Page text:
Judge Orders Apple to Help FBI Crack San Bernardino iPhone


A federal judge wants Apple to build a “back door” that allows it to access encrypted data on the iPhone belonging to the San Bernardino attackers. Apple is resisting:

The order, signed Tuesday by a magistrate judge in Riverside, Calif., does not ask Apple to break the phone’s encryption but rather to disable the feature that wipes the data on the phone after 10 incorrect tries at entering a password. That way, the government can try to crack the password using “brute force” — attempting tens of millions of combinations without risking the deletion of the data….Federal prosecutors stated in a memo accompanying the order that the software would affect only the seized phone.

In theory, this should be little more than a macabre joke. If Apple is truly using strong encryption, it wouldn’t take ten million tries to crack the password, it would take more tries than there are atoms in the universe.

Unless, of course, the attackers are really stupid and used “123456” or “Jihad Forever” as their password. Which they very well might have. Folks like this aren’t always especially bright.

In any case, I find it hard to side with Apple here. It’s one thing for Apple to implement strong encryption that even Apple itself can’t break. It’s another to deny law enforcement the ability to even try to break the encryption. My initial reaction—which I admit might change if I think about this further—is that liberals have never opposed the right of the government to execute a search. We just want them to get a warrant first, and we want it particularized to a specific case. So we object to warrantless searches and we object to mass collection of surveillance data. A court order that applies to a specific case shouldn’t be a problem.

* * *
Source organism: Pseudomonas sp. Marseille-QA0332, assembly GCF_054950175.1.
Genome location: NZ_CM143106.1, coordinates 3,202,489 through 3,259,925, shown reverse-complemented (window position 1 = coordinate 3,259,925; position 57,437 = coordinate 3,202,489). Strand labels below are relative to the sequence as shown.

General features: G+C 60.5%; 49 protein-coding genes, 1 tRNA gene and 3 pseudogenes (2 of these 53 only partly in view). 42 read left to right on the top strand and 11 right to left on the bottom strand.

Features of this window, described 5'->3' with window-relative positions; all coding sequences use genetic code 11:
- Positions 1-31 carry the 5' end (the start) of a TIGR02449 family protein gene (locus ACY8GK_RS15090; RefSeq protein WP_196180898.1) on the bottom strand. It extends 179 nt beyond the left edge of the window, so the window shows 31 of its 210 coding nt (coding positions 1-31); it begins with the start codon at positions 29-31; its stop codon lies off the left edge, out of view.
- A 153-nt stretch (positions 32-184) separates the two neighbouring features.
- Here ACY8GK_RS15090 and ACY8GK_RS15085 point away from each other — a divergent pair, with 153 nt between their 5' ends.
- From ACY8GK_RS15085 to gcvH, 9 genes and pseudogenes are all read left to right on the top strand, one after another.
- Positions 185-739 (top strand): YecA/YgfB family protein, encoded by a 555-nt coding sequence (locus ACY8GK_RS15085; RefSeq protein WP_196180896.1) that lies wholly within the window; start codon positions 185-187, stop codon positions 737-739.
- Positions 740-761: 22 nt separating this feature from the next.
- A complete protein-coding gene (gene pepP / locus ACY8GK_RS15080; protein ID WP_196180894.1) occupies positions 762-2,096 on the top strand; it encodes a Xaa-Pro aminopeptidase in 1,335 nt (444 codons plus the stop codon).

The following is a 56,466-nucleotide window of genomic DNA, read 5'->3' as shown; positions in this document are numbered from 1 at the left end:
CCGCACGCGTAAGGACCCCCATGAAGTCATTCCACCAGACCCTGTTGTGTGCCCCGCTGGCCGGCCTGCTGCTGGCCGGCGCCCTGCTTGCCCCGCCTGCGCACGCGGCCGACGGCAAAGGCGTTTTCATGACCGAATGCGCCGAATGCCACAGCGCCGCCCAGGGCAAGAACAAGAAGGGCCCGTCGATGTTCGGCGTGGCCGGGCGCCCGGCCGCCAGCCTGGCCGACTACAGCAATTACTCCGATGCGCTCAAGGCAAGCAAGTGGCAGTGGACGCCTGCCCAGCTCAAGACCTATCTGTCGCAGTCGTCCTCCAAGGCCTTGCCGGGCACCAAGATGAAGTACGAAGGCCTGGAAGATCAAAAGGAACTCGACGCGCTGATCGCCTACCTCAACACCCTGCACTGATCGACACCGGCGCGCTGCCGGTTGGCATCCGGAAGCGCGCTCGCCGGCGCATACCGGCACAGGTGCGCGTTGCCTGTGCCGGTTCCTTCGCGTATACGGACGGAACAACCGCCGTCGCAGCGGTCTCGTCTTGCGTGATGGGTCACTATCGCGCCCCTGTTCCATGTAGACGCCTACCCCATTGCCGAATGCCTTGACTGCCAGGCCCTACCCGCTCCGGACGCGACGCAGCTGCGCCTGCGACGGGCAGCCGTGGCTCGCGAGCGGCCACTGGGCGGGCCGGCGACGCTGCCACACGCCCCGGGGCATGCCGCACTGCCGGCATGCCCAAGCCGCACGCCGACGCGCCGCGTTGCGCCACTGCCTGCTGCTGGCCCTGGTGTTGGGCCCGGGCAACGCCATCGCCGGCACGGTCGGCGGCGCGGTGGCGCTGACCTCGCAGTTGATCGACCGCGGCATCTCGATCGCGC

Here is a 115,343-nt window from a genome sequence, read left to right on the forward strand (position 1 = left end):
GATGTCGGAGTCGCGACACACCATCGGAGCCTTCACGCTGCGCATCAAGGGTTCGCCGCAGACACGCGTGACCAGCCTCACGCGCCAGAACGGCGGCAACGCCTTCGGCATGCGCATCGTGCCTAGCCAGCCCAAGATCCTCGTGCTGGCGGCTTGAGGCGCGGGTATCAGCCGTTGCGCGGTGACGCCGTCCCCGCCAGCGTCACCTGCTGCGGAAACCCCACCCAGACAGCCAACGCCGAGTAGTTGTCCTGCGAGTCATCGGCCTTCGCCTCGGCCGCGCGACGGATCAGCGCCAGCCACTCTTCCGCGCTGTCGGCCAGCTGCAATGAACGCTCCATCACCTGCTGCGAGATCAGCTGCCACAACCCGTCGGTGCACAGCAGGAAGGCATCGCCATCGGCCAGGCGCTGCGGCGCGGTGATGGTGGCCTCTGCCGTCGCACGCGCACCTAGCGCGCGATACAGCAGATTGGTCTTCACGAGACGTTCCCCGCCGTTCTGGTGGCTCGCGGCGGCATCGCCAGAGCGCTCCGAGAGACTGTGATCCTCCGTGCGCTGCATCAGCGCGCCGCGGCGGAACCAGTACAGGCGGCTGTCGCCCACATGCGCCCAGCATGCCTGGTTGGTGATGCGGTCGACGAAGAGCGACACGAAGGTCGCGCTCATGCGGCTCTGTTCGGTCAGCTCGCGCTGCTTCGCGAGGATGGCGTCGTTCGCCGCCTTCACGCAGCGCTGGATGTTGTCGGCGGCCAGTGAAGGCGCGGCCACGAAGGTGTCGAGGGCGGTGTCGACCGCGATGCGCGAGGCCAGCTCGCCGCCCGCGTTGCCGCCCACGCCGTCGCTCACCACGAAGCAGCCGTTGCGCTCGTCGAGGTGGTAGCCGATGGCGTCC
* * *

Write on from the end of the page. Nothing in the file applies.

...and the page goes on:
Apple, of course, is arguing that if they create a special FBI version of iOS, it can be used anytime and anywhere, with or without a warrant. So that’s the question for the court. If they compel Apple to create a version of iOS that can be hacked, are there legally enforceable restrictions on its use? Or does it become a permanent plaything for anyone who can issue a national security letter—which appears to include practically the entire FBI? This will be an interesting case going forward.

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